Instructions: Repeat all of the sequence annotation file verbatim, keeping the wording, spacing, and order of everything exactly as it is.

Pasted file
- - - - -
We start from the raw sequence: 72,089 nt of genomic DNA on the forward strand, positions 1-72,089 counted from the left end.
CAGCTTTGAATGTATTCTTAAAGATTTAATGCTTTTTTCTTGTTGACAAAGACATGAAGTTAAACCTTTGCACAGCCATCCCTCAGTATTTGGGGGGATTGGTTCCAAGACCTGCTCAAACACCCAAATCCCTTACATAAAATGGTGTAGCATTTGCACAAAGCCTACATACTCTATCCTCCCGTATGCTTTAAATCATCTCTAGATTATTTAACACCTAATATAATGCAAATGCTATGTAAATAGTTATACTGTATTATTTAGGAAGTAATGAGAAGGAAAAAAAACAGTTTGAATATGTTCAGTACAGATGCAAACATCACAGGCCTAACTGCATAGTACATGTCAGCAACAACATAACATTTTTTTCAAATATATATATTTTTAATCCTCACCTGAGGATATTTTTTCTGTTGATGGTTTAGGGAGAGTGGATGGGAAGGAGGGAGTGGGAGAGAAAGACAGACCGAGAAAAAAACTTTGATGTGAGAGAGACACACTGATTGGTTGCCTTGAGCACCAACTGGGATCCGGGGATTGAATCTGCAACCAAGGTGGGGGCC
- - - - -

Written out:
We start from the raw sequence: 72,089 nt of genomic DNA on the forward strand, positions 1-72,089 counted from the left end.
CAGCTTTGAATGTATTCTTAAAGATTTAATGCTTTTTTCTTGTTGACAAAGACATGAAGTTAAACCTTTGCACAGCCATCCCTCAGTATTTGGGGGGATTGGTTCCAAGACCTGCTCAAACACCCAAATCCCTTACATAAAATGGTGTAGCATTTGCACAAAGCCTACATACTCTATCCTCCCGTATGCTTTAAATCATCTCTAGATTATTTAACACCTAATATAATGCAAATGCTATGTAAATAGTTATACTGTATTATTTAGGAAGTAATGAGAAGGAAAAAAAACAGTTTGAATATGTTCAGTACAGATGCAAACATCACAGGCCTAACTGCATAGTACATGTCAGCAACAACATAACATTTTTTTCAAATATATATATTTTTAATCCTCACCTGAGGATATTTTTTCTGTTGATGGTTTAGGGAGAGTGGATGGGAAGGAGGGAGTGGGAGAGAAAGACAGACCGAGAAAAAAACTTTGATGTGAGAGAGACACACTGATTGGTTGCCTTGAGCACCAACTGGGATCCGGGGATTGAATCTGCAACCAAGGTGGGGGCC